DDIs usually create more jobs, and this arises from the small and medium industries which provide employment for local communities. FDIs then complement this by enhancing the opportunities generated by the local industries through the introduction of leading technology and management practices.
DDIs provide continuous opportunities to local industries to expand their businesses, opening doors for new ideas and providing socio-economic stability for people through job creation.
At the end of the day, FDIs and DDIs complement each other. The transfer of knowledge from FDIs and the need for a robust domestic industry to support FDI businesses lead to innovation and the growth of domestic businesses.
In time and with the proper support, these domestic businesses can move beyond playing a supporting role to FDI and can compete internationally to building the Malaysian brand overseas.
Good policy is important to enable FDIs and DDIs to complement each other and ultimately, for FDIs to result in the advancement of domestic businesses. Policies that foster collaboration between the two, such as vendor development, can increase the multiplier effects in the economy.
Policies to establish connections between FDIs and DDIs in terms of jobs should be enacted. Synergies in the training of employees will positively impact the skill levels of workers, especially in the fields in which domestic industries are lacking.
FDIs possess the expertise in advanced technologies, leading business strategies and practices, and product innovation, which can be adopted and harnessed by Malaysian business and entrepreneurs, through partnerships.
Tax incentives are a powerful tool to attract FDIs and DDIs. The requirements and conditions of tax incentives should be transparent and easily understood.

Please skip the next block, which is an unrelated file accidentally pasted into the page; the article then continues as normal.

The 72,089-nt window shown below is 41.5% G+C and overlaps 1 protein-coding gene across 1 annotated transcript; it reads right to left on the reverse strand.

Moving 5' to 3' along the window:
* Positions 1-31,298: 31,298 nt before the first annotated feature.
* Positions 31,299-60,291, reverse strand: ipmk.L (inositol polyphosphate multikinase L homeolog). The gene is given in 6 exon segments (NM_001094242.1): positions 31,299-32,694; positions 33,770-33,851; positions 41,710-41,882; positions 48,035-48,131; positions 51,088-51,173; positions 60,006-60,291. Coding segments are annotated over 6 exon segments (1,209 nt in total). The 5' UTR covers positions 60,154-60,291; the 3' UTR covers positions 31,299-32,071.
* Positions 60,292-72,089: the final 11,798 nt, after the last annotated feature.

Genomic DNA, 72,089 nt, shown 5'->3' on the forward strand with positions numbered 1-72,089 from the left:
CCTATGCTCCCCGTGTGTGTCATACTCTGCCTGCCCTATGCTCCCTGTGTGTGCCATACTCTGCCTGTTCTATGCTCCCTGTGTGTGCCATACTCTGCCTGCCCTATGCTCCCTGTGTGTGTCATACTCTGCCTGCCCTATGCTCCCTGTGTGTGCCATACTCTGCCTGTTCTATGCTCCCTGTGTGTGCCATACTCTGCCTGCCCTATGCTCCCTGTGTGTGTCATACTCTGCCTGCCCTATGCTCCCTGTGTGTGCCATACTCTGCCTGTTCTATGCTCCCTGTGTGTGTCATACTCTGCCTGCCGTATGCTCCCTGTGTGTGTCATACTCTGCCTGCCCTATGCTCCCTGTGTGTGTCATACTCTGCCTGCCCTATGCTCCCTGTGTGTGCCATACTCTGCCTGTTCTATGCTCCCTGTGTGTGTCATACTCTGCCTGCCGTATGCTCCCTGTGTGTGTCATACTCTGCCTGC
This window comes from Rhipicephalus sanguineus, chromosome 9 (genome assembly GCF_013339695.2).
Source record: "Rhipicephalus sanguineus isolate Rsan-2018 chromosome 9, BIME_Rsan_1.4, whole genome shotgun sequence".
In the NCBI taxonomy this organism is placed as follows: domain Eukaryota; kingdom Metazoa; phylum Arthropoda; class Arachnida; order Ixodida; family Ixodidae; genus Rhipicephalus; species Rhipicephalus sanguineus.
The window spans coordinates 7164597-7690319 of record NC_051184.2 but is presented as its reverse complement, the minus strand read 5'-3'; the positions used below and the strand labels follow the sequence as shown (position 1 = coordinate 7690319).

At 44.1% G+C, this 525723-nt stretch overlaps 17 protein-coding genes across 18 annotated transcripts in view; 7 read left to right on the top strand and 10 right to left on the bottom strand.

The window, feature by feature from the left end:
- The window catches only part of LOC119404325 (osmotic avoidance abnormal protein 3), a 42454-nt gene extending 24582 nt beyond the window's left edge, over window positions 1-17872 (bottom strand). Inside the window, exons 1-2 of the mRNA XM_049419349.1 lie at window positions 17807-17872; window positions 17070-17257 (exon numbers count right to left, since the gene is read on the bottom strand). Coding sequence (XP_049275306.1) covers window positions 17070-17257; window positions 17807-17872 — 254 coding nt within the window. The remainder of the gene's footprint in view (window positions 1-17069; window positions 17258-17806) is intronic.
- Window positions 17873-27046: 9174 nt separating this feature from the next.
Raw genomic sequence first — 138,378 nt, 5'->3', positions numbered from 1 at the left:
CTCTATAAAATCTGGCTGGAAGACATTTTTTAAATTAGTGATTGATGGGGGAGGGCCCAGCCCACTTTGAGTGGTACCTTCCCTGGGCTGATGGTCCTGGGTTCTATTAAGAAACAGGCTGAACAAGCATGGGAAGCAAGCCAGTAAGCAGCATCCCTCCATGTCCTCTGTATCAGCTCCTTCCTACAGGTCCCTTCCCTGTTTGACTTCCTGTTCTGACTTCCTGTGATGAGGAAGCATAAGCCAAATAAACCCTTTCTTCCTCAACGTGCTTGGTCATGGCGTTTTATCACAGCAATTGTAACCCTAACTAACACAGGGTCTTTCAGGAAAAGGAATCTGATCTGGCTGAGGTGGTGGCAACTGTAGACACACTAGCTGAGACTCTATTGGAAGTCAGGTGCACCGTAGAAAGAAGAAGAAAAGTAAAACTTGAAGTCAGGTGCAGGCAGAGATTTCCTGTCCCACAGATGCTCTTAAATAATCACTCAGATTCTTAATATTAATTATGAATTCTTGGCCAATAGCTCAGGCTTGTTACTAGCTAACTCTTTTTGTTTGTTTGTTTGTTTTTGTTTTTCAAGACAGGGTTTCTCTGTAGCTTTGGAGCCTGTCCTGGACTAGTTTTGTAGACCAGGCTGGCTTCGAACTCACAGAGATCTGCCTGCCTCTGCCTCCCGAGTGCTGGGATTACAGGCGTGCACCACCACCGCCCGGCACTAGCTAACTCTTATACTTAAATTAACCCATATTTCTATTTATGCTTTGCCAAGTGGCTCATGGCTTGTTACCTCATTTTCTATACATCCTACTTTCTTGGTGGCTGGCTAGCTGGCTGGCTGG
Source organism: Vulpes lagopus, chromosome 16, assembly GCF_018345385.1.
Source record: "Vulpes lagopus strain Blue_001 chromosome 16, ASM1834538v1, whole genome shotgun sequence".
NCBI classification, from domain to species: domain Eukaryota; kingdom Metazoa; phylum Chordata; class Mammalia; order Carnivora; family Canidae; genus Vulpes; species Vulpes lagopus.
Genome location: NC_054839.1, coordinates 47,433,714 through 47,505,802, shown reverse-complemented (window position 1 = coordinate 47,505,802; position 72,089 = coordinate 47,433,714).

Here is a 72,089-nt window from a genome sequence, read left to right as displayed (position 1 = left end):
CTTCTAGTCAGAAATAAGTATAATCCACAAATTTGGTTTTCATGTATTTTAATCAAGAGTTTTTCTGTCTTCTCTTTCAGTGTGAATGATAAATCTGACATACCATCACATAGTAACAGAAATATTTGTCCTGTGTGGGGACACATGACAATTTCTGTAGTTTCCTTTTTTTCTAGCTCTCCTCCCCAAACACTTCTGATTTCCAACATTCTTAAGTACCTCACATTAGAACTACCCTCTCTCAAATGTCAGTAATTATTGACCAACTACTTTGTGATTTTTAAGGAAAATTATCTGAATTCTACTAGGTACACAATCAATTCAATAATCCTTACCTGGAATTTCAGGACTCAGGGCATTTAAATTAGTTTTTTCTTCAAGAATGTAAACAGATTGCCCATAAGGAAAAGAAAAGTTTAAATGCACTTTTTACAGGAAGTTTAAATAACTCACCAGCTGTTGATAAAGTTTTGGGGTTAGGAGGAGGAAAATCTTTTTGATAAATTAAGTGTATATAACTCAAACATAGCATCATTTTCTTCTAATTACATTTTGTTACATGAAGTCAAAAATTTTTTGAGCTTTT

Tax incentives should be relevant to the industry sectors being promoted, in terms of technological capabilities, innovation and talent requirements, to support domestic industries and ensure the nation’s competitiveness regionally and globally.
The tax incentives granted should be linked to quality investments that are in line with the country’s aspirations. Further, tax incentives given to inbound investors should be linked to commitments to develop local business and to offer high-value jobs and transfer knowledge.
Tax incentives must also be relevant and tailored to the needs and circumstances of the individual investor, especially in light of international developments such as the Organisation for Economic Cooperation and Development’s Base Erosion and Profit Shifting 2.0 Project.
The question here is not whether FDIs are better than or DDIs, or vice versa.
Instead, we should ponder how the country can optimise synergies between both to help create jobs, improve labour skills, increase productivity, raise tax revenue collections, accelerate digital transformation and create a multiplier effect on the economy at large, all with the goal of growing the economy, making Malaysian businesses more successful and providing quality employment for Malaysians.
Successful and complementary FDI and DDI policies will result in a positive impact on the national economy and the rakyat.
Farah Rosley is Malaysia Tax Leader at Ernst & Young Tax Consultants Sdn Bhd. The views expressed here are the writer’s own.